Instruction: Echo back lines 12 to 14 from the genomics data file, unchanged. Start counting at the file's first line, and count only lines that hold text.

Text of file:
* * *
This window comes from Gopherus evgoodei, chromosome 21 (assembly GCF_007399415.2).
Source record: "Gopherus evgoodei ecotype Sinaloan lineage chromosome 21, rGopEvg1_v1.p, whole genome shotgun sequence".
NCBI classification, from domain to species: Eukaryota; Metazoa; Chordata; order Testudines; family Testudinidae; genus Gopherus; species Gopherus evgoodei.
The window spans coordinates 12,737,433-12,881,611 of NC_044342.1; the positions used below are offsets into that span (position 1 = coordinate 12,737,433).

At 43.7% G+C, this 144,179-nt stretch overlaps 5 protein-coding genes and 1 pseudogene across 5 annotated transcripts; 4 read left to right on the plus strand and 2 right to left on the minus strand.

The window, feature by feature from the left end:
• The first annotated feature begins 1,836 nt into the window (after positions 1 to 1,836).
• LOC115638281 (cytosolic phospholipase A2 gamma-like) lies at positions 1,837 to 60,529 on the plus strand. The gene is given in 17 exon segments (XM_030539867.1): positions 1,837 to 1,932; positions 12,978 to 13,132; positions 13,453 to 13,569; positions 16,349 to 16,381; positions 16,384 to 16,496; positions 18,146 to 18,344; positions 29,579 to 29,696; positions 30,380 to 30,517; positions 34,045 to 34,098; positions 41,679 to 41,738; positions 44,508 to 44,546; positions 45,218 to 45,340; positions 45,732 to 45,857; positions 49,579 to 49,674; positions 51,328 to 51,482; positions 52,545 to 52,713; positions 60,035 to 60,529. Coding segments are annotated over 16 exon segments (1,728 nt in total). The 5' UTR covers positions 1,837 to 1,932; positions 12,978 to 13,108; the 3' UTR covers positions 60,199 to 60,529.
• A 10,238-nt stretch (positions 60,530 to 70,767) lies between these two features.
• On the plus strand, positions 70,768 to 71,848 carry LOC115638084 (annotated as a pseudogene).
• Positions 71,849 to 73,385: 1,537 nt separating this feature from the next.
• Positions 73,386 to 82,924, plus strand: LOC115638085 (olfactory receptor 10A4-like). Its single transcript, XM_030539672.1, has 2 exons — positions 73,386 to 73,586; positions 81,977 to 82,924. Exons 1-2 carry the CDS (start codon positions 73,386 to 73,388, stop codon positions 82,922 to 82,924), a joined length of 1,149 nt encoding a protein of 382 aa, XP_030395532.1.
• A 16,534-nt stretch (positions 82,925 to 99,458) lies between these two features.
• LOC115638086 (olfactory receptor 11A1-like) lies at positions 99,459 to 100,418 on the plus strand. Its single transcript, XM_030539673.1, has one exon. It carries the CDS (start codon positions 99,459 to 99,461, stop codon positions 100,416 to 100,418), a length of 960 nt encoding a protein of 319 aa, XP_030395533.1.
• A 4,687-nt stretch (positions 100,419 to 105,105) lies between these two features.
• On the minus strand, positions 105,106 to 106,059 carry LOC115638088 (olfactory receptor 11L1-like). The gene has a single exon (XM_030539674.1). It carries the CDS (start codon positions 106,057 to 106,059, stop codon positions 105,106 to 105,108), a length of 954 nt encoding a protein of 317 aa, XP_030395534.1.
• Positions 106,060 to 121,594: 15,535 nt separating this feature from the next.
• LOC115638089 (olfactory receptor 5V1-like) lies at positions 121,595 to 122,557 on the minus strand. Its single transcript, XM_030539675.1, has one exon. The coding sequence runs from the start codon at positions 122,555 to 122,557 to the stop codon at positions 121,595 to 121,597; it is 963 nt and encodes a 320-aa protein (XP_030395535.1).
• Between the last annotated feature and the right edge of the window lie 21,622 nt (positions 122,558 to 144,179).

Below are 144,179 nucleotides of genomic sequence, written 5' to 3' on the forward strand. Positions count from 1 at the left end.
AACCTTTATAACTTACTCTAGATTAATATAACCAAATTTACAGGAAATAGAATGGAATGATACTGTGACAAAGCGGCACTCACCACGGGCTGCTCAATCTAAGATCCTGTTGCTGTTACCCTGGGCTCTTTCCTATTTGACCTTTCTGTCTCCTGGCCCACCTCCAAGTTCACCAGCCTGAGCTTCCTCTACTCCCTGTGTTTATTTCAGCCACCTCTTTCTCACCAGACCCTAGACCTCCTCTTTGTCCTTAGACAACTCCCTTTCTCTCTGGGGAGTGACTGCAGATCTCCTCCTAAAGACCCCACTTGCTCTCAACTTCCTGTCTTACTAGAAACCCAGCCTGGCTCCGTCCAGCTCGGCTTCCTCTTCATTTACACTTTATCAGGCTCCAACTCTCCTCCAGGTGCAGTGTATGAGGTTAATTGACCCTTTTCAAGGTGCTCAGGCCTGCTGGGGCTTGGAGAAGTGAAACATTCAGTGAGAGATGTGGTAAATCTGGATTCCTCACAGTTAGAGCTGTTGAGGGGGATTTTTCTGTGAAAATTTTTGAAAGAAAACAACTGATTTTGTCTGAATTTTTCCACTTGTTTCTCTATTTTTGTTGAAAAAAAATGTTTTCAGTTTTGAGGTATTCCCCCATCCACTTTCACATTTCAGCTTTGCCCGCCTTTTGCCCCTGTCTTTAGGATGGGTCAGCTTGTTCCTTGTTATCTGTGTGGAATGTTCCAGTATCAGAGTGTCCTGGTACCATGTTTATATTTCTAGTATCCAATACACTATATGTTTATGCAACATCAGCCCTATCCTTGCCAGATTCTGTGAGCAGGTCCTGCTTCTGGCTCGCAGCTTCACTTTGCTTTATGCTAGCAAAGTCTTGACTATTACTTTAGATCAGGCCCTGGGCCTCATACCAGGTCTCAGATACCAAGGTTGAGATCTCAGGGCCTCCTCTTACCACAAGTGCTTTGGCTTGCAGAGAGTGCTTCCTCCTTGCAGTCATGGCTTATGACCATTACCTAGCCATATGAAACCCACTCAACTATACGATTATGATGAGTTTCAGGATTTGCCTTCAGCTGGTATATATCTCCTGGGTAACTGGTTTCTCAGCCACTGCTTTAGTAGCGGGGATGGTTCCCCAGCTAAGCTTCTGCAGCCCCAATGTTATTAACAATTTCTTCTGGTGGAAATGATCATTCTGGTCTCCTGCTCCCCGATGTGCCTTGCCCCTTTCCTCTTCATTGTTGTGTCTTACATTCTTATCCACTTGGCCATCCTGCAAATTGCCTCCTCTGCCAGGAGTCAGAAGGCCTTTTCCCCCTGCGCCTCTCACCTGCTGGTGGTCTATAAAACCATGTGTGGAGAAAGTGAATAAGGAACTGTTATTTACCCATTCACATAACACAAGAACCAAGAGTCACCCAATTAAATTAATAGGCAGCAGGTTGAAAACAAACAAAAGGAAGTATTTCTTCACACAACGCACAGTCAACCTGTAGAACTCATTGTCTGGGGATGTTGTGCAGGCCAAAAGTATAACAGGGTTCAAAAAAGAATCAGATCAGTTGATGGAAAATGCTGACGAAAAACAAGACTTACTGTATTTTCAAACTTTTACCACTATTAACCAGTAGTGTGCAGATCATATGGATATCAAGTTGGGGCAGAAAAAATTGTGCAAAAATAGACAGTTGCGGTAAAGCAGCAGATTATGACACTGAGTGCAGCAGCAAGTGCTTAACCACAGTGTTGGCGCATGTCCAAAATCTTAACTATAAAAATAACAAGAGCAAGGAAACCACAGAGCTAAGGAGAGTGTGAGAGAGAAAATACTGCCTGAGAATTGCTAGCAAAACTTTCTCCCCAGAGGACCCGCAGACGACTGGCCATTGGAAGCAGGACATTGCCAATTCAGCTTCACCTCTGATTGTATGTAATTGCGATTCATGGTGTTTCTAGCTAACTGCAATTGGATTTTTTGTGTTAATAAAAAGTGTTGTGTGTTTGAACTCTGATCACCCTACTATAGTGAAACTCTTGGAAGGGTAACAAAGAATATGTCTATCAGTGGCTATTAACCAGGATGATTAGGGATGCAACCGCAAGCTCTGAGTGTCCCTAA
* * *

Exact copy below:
• Positions 73,386 to 82,924, plus strand: LOC115638085 (olfactory receptor 10A4-like). Its single transcript, XM_030539672.1, has 2 exons — positions 73,386 to 73,586; positions 81,977 to 82,924. Exons 1-2 carry the CDS (start codon positions 73,386 to 73,388, stop codon positions 82,922 to 82,924), a joined length of 1,149 nt encoding a protein of 382 aa, XP_030395532.1.
• A 16,534-nt stretch (positions 82,925 to 99,458) lies between these two features.
• LOC115638086 (olfactory receptor 11A1-like) lies at positions 99,459 to 100,418 on the plus strand. Its single transcript, XM_030539673.1, has one exon. It carries the CDS (start codon positions 99,459 to 99,461, stop codon positions 100,416 to 100,418), a length of 960 nt encoding a protein of 319 aa, XP_030395533.1.